With the weather going from cold to mild to cold again, freeze-thaw cycles are wreaking havoc on local roads and forming potholes.

The cost of a car hitting a pothole can be more expensive than initially thought.

A service manager at Byma's Tire and Auto says damage can range depending on whether a rim or full tire needs to be replaced.

He adds that just because someone doesn’t see any visible damage after hitting a pothole, doesn’t mean there isn’t anything serious.

“Somebody’s going to get hit,” said driver Mark Cormack. “It’s like winning the lottery. It doesn’t happen to everyone.”

Cormack was an unlucky winner when he lost a front tire on the passenger side after hitting a pothole.

Raymond Chan of CAA South Central Ontario explains the full thaw and freeze cycle is what causes problems for drivers.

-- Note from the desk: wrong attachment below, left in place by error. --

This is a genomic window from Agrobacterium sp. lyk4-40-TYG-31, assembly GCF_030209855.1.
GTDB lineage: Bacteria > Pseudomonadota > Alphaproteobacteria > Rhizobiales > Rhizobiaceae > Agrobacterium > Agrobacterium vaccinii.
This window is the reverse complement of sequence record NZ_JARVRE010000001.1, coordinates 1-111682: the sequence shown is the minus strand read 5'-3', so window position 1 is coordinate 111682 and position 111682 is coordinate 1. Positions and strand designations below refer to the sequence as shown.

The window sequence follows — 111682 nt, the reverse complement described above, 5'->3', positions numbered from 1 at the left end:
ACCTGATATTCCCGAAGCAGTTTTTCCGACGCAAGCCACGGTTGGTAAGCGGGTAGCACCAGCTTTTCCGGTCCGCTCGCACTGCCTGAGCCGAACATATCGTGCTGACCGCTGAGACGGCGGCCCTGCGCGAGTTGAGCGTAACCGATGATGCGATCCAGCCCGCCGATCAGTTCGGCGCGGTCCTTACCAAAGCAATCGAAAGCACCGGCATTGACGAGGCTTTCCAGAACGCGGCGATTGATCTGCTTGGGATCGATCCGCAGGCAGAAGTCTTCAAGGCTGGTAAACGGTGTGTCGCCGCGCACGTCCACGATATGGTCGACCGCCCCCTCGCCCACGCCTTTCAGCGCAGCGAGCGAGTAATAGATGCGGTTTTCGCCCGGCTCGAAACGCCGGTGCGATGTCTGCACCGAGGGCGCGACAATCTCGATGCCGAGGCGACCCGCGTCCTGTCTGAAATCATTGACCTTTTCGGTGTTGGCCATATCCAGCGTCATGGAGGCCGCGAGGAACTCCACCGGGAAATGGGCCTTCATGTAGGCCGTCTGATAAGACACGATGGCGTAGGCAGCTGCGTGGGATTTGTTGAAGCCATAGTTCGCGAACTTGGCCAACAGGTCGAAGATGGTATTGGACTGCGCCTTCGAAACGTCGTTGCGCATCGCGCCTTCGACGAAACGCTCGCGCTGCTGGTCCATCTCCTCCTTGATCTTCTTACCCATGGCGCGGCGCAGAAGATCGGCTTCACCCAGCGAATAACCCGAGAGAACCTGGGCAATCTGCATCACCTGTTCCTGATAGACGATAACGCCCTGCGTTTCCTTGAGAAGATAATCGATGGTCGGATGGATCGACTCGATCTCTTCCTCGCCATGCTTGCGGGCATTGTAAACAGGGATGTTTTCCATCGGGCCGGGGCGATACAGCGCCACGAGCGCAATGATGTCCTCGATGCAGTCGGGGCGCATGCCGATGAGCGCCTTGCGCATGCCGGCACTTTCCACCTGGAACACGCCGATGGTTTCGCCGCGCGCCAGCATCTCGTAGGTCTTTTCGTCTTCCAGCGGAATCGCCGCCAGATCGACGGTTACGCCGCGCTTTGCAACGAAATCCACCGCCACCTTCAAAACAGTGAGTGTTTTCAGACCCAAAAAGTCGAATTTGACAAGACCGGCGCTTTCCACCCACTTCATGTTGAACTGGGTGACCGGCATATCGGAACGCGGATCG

“Once the freeze happens, that water that has crept down below has expanded, and as cars and people and other road users travel on that stretch of road, the asphalt and pavement starts to break apart,” he said.

CAA suggests keeping tire pressure at the car’s suggested standard to avoid a flat tire if a pothole is hit, as well as to look ahead while driving.

March is both the worst month for potholes with the thaw, as well as the month of CAA’s “Worst Roads” campaign, where they ask for feedback from drivers and pedestrians on the conditions of roads and sidewalks.